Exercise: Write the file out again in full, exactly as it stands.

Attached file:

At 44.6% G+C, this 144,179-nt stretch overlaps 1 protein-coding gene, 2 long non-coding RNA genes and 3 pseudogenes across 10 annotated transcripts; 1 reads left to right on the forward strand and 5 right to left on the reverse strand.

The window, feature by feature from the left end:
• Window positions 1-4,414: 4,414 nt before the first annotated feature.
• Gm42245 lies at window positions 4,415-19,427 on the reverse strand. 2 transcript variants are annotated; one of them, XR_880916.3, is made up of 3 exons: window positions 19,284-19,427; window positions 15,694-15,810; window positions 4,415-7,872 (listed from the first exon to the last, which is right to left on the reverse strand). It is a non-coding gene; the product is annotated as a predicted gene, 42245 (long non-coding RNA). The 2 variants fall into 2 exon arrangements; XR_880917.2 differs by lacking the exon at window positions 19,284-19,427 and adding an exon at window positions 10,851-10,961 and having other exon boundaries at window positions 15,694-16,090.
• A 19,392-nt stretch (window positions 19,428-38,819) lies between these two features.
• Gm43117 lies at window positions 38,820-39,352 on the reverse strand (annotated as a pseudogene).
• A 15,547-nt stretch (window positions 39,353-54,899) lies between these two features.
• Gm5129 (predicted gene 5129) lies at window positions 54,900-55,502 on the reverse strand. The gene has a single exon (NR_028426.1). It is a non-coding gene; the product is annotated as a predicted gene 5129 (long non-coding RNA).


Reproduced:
At 44.6% G+C, this 144,179-nt stretch overlaps 1 protein-coding gene, 2 long non-coding RNA genes and 3 pseudogenes across 10 annotated transcripts; 1 reads left to right on the forward strand and 5 right to left on the reverse strand.

The window, feature by feature from the left end:
• Window positions 1-4,414: 4,414 nt before the first annotated feature.
• Gm42245 lies at window positions 4,415-19,427 on the reverse strand. 2 transcript variants are annotated; one of them, XR_880916.3, is made up of 3 exons: window positions 19,284-19,427; window positions 15,694-15,810; window positions 4,415-7,872 (listed from the first exon to the last, which is right to left on the reverse strand). It is a non-coding gene; the product is annotated as a predicted gene, 42245 (long non-coding RNA). The 2 variants fall into 2 exon arrangements; XR_880917.2 differs by lacking the exon at window positions 19,284-19,427 and adding an exon at window positions 10,851-10,961 and having other exon boundaries at window positions 15,694-16,090.
• A 19,392-nt stretch (window positions 19,428-38,819) lies between these two features.
• Gm43117 lies at window positions 38,820-39,352 on the reverse strand (annotated as a pseudogene).
• A 15,547-nt stretch (window positions 39,353-54,899) lies between these two features.
• Gm5129 (predicted gene 5129) lies at window positions 54,900-55,502 on the reverse strand. The gene has a single exon (NR_028426.1). It is a non-coding gene; the product is annotated as a predicted gene 5129 (long non-coding RNA).